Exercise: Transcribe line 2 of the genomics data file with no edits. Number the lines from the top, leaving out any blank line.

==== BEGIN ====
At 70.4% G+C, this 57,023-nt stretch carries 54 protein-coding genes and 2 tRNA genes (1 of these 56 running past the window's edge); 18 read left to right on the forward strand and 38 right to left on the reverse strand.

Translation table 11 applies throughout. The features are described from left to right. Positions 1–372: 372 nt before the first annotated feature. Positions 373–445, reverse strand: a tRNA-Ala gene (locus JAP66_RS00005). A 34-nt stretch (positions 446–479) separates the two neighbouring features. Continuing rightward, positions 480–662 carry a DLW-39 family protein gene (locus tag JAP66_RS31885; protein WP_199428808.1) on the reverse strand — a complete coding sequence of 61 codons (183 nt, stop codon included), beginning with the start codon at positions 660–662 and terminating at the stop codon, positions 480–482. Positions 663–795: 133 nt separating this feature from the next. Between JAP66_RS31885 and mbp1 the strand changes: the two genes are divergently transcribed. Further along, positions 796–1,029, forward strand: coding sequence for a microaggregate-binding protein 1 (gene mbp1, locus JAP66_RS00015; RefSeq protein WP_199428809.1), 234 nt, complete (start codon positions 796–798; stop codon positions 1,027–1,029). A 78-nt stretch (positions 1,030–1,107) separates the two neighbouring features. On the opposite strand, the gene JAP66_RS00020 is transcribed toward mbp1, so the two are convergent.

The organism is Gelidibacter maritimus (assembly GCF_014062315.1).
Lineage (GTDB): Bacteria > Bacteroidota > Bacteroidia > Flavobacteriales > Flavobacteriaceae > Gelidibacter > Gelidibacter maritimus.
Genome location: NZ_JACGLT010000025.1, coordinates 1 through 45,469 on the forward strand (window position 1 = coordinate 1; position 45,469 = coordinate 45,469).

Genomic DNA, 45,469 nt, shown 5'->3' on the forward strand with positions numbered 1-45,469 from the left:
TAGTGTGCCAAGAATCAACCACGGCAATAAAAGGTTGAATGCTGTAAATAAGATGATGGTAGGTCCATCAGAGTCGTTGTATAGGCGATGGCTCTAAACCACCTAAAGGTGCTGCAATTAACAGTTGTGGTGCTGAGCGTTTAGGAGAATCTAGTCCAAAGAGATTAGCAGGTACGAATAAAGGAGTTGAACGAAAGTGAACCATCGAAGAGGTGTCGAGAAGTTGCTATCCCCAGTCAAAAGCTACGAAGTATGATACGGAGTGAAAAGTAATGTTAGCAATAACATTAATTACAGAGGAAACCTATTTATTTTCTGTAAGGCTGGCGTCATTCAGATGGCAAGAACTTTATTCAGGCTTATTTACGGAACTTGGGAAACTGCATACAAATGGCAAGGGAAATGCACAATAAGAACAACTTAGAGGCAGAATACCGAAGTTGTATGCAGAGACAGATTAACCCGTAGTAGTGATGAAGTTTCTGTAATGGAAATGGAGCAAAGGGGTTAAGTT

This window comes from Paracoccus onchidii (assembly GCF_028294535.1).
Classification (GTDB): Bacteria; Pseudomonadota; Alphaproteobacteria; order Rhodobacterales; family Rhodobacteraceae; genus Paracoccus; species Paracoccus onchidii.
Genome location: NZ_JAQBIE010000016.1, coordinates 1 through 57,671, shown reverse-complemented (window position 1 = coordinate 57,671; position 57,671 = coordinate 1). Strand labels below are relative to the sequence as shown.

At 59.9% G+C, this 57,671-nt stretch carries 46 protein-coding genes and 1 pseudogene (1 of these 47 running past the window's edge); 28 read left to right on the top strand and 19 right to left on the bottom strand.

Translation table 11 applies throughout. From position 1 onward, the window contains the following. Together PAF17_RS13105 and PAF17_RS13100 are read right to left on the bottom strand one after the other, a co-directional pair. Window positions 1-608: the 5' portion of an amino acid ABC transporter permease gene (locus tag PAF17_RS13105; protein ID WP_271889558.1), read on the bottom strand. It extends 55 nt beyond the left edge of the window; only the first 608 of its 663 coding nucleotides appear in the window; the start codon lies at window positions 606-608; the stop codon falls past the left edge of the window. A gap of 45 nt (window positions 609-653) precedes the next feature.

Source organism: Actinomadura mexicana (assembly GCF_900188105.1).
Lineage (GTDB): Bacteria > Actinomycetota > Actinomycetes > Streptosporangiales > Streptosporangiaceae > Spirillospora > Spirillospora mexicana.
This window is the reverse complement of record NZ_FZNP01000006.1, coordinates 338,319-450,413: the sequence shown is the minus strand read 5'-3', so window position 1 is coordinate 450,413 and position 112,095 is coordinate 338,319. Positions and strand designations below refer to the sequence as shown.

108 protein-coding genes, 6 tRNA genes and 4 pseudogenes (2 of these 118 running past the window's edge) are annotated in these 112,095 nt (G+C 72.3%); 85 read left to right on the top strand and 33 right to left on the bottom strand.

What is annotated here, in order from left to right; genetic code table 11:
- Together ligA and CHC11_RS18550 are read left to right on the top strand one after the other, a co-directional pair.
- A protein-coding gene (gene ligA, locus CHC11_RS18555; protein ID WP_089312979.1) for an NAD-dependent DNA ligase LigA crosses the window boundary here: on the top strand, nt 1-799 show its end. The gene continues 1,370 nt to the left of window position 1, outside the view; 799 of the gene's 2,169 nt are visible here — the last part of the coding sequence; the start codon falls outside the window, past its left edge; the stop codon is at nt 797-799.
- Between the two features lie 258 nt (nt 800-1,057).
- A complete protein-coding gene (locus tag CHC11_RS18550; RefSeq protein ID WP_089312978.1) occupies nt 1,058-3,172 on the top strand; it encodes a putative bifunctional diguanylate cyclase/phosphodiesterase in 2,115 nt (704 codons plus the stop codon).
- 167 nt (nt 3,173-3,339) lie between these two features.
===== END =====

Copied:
Translation table 11 applies throughout. The features are described from left to right. Positions 1–372: 372 nt before the first annotated feature. Positions 373–445, reverse strand: a tRNA-Ala gene (locus JAP66_RS00005). A 34-nt stretch (positions 446–479) separates the two neighbouring features. Continuing rightward, positions 480–662 carry a DLW-39 family protein gene (locus tag JAP66_RS31885; protein WP_199428808.1) on the reverse strand — a complete coding sequence of 61 codons (183 nt, stop codon included), beginning with the start codon at positions 660–662 and terminating at the stop codon, positions 480–482. Positions 663–795: 133 nt separating this feature from the next. Between JAP66_RS31885 and mbp1 the strand changes: the two genes are divergently transcribed. Further along, positions 796–1,029, forward strand: coding sequence for a microaggregate-binding protein 1 (gene mbp1, locus JAP66_RS00015; RefSeq protein WP_199428809.1), 234 nt, complete (start codon positions 796–798; stop codon positions 1,027–1,029). A 78-nt stretch (positions 1,030–1,107) separates the two neighbouring features. On the opposite strand, the gene JAP66_RS00020 is transcribed toward mbp1, so the two are convergent.